Across financial services, analytics, data and digital applications are cutting out intermediaries, compressing value chains, stripping out costs and ripping up assumptions. It’s called reinventing business models. Or creative disruption. And now it’s asset management’s turn on the chopping block.
Brace for impact
So far, our industry has been slow to embrace new technologies. The current offering and way of working often date back 10 years. High fees sustained a labour-intensive model, and it was widely believed that strong investment performance would compensate for any inefficiencies. These beliefs were all true, right up to the moment that there no longer were. Today, fees are under relentless pressure. From fiduciary and index-tracker to LDI, there’s no place to hide. Clients demand lower costs on top of high performance.
The revolution will be digitized
Going forward, with margins unlikely to recover, something has to change. Just as we have seen elsewhere, the digital technologies that are turning banking, lending and insurance upside down, are now changing asset management. It’s inevitable. Unavoidable. The question is: who will lead the change? Our industry, or the tech giants?
Excitement + IT = Impact
So MatchingLink was born in 2017: a visionary start-up, founded by industry insiders who want to excite asset managers about IT. MatchingLink aims to:
- liberate smart people from tedious manual processes.
- eliminate the gap between asset and asset owner.
- help the industry discover more sustainable ways to be profitable.
MatchingLink has a simple yet powerful formula: Excitement + IT = Positive Impact.Our solutions
Separate technological innovations are now converging to create a new way to run investments.
Combined these trends create investment organizations that are nimbler, with substantially lower IT costs, offering products like AI based portfolio optimization, fully automated LDI management and seamless reporting functions.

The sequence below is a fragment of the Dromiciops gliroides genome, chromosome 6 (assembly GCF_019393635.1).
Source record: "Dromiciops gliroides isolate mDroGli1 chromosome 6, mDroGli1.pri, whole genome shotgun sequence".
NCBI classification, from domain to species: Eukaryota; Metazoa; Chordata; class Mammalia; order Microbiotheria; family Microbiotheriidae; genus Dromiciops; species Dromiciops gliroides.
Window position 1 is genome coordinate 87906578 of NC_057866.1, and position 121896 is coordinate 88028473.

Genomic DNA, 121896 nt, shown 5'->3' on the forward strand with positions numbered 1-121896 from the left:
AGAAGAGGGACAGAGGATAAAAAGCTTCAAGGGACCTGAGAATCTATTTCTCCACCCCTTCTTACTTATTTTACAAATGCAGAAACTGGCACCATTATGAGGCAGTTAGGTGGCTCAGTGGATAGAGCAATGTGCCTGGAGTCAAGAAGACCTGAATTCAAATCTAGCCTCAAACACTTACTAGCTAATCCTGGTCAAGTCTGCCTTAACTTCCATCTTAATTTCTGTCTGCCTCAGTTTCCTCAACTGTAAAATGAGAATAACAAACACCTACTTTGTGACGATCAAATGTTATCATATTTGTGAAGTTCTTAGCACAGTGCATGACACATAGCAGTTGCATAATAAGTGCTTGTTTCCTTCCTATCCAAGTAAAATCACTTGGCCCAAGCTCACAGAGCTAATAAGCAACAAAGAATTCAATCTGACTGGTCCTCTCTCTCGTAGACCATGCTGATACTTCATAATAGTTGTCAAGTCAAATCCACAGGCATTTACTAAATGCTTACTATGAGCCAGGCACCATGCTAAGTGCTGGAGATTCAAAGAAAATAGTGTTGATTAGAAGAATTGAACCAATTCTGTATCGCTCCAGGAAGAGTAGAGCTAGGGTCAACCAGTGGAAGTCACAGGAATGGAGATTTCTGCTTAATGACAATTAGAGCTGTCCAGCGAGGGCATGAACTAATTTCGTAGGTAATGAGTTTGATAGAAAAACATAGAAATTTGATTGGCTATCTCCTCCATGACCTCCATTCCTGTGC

There can be total transparency for the ultimate asset owner on any aspect they consider relevant. In the past, economies of scale used to be able to compensate outdated systems, the gap with technology-driven challengers will now become unsurpassable.
Cloud Based Computing
Processing power, storage, applications. Anytime, anywhere, in any quantity you need. That’s what today’s cloud-based computing is offering. Connecting departments, geographically dispersed business units, suppliers and your clients. Scalability at your fingertips. Paid per usage. This is todays reality.
Seamless integration with existing legacy application infrastructures with API’s. The automatic connection between software packages changes the strategic IT perspective. Asset management software consisted of heavy, expensive packages that ideally served a wide range of activities to prevent 'island automation'. With today’s API’s you can have a state of the art application landscape with the level of integration of legacy ERP like solutions.
Data is the fuel of this age. When everything is digitized, data is available on every aspect of the business. ESG questions about Carbon footprint, labour conditions or raw material use, management questions about footfall, car park use or fashion sales. Financial questions about exposures, markets and leverage. Everything becomes instantly available creating a radical transparency.
Integrated Workflow Technology
Much time in asset management is spent on administrating the actual investment process, often in separate tools, or by hand. Integrating these tasks into asset management software frees up much time and attention to focus back on investment management itself. Having a smooth integrated workflow technology also removes laborious communications between tasks and between departments.
The most powerful technology of all: Artificial Intelligence. Many tasks previously considered outside of the capability of a computer are now automatable. AI is proving better at optimizing portfolios than experts and is proving better at finding trading opportunities. Just as in flash-trading, the expert will always be there, but in a much-changed role and capacity.